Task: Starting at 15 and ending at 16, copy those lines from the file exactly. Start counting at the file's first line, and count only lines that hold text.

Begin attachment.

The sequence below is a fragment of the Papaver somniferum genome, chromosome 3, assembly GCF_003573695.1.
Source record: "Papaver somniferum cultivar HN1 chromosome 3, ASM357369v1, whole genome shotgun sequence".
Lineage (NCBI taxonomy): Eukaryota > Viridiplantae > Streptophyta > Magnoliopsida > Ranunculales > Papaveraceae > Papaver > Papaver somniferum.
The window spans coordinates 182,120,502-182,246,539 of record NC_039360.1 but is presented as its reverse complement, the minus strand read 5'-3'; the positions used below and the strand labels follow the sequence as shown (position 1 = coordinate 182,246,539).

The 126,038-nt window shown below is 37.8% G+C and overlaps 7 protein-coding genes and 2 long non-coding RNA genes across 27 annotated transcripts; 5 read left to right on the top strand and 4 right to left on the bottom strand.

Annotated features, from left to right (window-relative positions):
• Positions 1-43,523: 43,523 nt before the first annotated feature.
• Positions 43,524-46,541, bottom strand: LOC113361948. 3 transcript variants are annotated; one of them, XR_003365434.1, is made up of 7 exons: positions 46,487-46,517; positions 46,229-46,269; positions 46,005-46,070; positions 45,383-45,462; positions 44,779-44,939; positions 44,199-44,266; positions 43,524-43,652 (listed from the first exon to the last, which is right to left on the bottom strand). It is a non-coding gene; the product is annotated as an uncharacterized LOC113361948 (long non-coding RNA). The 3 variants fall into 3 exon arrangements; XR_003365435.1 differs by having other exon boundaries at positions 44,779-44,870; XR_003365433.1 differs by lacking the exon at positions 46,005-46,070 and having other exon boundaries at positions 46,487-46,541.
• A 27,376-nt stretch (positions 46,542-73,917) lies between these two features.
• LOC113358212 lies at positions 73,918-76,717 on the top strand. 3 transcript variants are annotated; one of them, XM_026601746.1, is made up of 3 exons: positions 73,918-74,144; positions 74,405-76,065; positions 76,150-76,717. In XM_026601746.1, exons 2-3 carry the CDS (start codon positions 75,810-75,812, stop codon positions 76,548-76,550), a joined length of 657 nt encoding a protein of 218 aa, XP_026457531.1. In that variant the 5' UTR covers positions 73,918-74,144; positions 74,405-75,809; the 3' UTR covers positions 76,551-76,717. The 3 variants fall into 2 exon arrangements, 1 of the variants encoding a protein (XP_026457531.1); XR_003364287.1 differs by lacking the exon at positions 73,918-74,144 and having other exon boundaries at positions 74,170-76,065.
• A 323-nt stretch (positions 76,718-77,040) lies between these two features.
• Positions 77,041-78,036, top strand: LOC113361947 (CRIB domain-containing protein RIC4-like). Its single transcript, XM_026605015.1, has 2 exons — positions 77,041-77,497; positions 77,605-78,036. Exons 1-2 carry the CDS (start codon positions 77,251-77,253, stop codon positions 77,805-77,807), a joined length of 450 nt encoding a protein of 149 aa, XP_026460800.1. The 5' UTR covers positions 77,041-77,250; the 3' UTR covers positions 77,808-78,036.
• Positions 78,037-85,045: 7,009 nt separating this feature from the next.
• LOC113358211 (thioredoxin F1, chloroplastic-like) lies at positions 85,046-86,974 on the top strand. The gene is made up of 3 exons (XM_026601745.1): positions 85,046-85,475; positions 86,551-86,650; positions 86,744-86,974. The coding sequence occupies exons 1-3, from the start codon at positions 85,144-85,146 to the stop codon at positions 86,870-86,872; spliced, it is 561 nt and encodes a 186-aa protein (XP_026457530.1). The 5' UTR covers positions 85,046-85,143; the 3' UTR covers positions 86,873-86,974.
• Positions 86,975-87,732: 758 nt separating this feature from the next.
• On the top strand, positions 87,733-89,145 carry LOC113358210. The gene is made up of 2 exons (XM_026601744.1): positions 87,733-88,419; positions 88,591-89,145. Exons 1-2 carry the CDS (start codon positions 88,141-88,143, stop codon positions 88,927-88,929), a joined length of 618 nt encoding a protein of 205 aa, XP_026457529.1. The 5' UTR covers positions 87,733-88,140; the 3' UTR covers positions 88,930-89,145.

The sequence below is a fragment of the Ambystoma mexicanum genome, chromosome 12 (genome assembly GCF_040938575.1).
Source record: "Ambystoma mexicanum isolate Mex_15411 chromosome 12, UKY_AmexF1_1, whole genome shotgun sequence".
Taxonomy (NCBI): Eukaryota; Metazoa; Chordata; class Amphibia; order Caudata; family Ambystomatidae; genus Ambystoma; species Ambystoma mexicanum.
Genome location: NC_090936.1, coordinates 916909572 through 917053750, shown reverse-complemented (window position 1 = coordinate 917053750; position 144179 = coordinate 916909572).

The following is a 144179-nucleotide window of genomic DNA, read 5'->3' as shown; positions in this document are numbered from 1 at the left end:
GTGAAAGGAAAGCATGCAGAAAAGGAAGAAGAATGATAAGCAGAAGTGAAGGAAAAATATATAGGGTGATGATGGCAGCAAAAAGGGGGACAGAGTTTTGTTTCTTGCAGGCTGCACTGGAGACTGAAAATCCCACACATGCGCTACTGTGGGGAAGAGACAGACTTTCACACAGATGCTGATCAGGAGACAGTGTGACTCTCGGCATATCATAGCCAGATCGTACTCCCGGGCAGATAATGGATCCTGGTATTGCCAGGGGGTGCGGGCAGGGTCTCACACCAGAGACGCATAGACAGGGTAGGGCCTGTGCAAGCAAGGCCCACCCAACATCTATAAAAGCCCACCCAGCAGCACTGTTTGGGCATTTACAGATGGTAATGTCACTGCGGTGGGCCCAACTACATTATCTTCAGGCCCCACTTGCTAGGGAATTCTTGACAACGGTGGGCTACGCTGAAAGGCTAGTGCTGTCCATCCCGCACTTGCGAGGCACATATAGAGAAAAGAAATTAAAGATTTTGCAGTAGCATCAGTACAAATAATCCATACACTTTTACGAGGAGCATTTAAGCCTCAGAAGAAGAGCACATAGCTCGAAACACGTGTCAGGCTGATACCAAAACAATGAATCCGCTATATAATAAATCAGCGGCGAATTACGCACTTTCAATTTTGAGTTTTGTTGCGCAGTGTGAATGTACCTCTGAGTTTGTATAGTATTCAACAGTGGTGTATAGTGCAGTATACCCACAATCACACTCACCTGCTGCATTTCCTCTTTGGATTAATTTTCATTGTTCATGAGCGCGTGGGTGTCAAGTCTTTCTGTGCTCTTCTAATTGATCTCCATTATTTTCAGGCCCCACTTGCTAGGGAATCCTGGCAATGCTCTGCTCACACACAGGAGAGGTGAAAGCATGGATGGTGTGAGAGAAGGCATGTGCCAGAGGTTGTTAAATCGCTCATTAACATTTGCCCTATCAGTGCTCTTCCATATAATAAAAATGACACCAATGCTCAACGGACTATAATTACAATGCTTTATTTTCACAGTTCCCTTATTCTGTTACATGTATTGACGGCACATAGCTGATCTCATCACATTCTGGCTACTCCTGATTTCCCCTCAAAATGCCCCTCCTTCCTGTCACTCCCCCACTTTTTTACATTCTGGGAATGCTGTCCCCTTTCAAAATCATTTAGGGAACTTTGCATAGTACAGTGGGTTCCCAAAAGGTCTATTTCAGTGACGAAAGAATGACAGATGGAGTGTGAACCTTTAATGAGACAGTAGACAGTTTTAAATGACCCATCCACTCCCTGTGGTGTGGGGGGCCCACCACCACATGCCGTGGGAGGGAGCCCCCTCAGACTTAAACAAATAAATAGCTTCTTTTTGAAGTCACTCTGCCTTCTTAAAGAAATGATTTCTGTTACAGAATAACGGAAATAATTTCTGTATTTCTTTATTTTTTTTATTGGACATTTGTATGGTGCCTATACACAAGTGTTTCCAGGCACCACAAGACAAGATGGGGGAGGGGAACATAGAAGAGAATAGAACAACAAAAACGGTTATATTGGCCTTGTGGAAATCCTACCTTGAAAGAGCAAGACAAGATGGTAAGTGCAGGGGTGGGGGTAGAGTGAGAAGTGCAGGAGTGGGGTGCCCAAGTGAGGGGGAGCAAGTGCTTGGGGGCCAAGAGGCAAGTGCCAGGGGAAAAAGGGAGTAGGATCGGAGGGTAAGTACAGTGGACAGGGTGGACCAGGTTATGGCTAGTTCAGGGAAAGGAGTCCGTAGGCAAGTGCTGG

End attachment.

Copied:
• Positions 86,975-87,732: 758 nt separating this feature from the next.
• On the top strand, positions 87,733-89,145 carry LOC113358210. The gene is made up of 2 exons (XM_026601744.1): positions 87,733-88,419; positions 88,591-89,145. Exons 1-2 carry the CDS (start codon positions 88,141-88,143, stop codon positions 88,927-88,929), a joined length of 618 nt encoding a protein of 205 aa, XP_026457529.1. The 5' UTR covers positions 87,733-88,140; the 3' UTR covers positions 88,930-89,145.